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Use print coloring pages the other of those crayon techniques for the next classroom art lesson.

RESIST TECHNIQUES

Variation 1:

Trace over the photocopied picture outline with crayon.
Thick lines perform best.
Brush on the whole page with thin paint. Only use one color.
The waxed lines will resist the paint and the picture will glow through.

Variation 2:

Color most of the picture with crayon. Leave some areas white.
Brush on the whole page with thin paint. Only use one color.

Variation 3:

Draw within the lines with crayon.
Paint the image with a variety of colors.
The crayon lines can make the photo much easier to paint.

They stop edges bleeding into one another.

Variation 4:

This is not a resist however it is a great extension from the previous activities.
Paint the picture with watercolors.
When the paint is dry, use crayons to add detail and depth of color.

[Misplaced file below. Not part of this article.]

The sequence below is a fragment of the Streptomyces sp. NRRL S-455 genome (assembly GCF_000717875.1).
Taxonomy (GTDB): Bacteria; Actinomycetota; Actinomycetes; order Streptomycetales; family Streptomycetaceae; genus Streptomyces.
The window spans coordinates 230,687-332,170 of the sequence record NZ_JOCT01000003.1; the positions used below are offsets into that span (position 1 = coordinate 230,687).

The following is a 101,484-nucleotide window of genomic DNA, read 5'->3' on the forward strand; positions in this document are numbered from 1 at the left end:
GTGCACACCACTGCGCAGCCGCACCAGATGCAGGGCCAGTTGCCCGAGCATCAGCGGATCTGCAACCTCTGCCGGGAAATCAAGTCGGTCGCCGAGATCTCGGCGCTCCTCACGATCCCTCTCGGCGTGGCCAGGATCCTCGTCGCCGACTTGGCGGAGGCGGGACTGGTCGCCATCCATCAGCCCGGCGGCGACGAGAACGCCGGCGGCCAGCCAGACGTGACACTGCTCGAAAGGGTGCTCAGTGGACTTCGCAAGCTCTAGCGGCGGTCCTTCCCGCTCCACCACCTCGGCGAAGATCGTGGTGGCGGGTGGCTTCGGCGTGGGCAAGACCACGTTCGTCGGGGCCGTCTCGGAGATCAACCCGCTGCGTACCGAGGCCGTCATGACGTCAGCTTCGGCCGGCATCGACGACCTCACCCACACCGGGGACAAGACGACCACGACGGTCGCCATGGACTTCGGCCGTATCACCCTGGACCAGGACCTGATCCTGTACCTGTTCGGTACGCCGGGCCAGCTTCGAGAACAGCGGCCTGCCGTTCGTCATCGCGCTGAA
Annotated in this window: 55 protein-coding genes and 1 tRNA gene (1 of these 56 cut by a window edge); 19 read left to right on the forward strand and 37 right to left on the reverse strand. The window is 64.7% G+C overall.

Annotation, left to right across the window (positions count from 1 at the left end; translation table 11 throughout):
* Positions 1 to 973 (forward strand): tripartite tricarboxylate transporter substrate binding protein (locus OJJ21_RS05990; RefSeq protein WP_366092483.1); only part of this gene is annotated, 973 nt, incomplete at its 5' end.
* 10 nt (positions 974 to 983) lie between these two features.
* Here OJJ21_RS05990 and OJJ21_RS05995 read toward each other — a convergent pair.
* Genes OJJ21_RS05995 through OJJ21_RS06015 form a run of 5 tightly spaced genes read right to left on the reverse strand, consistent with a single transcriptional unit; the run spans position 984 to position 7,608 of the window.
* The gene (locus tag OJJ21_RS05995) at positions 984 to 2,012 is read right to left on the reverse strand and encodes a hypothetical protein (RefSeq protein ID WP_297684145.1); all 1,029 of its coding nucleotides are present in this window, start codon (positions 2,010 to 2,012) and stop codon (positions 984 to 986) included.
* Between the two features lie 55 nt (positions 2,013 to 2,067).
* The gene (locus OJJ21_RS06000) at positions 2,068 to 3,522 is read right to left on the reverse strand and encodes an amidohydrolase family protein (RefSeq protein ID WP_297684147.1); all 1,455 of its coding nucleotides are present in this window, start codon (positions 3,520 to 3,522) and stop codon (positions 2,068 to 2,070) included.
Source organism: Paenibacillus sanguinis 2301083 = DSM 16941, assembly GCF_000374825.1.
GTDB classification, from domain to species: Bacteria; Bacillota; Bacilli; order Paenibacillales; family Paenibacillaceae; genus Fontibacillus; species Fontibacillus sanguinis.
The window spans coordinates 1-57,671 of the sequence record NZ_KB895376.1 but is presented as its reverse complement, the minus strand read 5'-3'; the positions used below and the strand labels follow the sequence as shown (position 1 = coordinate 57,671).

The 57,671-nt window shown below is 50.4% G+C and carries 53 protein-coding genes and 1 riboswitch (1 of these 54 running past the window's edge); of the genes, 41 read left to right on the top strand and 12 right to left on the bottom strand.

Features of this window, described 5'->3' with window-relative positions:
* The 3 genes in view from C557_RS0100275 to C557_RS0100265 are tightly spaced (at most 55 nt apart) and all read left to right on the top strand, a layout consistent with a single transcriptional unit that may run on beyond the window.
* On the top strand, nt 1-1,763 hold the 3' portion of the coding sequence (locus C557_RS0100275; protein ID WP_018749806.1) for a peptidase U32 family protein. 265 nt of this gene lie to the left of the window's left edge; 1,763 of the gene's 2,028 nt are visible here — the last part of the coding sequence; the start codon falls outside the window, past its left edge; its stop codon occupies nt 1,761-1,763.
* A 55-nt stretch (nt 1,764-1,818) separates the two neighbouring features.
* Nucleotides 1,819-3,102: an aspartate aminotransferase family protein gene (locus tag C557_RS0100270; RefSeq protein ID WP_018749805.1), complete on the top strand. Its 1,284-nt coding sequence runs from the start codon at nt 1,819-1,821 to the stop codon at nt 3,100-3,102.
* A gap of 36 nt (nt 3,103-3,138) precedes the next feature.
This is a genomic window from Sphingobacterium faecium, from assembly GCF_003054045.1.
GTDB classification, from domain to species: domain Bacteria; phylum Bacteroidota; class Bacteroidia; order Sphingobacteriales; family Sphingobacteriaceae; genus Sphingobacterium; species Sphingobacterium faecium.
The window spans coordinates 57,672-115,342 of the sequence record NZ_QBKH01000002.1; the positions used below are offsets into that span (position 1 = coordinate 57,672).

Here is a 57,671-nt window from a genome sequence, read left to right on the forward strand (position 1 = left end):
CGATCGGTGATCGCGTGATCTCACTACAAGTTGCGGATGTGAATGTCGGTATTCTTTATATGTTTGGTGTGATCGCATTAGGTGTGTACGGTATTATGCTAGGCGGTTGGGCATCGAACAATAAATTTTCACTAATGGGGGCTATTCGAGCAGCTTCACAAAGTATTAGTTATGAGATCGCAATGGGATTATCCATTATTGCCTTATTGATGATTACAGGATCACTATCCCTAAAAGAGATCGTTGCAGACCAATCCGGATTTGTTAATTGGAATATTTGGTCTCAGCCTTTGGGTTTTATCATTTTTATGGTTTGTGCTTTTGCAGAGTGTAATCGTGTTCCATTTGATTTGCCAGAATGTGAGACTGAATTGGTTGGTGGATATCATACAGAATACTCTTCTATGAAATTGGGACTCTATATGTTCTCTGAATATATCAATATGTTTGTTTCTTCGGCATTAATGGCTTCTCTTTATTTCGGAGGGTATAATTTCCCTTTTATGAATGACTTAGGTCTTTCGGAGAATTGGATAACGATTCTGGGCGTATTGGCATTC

RUBBING TECHNIQUES

Variation 1:

Rip off a small sheet of paper which is concerning the size of a matchbox.
Use a crayon to scribble thickly to the paper.
Turn the paper over and utilizing your thumb rub the crayon on to the picture.
This produces a very soft smooth effect.

Variation 2:

Color a location of the photo having a textured object placed underneath.
Sandpaper, string, crumpled paper, bricks, bark, leaves, signs and rocks can cause interesting patterns. Experiment which has a part of blank paper first.

Variation 3:

Use grated pieces or shavings of crayon to produce a swirling effect.
Sprinkle the crayon on to the picture and then rub these with your thumb.

This works well if you utilize different colors together.
It makes effective animal fur, storm clouds or grass.

TRANSPARENT TECHNIQUE

Go in the outline of the image with black crayon.
Color the remainder of the picture thickly with crayon.
If possible use a smaller little bit of cotton wool or cloth to polish the image.
Heat from the friction of rubbing melts the crayon and results in a smooth shiny effect.
Apply a tiny amount of vegetable oil to a cotton wool ball.
Gently rub the oil within the back of the image.
The oil will make the picture almost transparent.
Students can be because of the oil soaked balls inside a paint tray.
Encourage these to look at and on the picture to spread the oil.
Hang the photo in a classroom window to make a stained glass effect.

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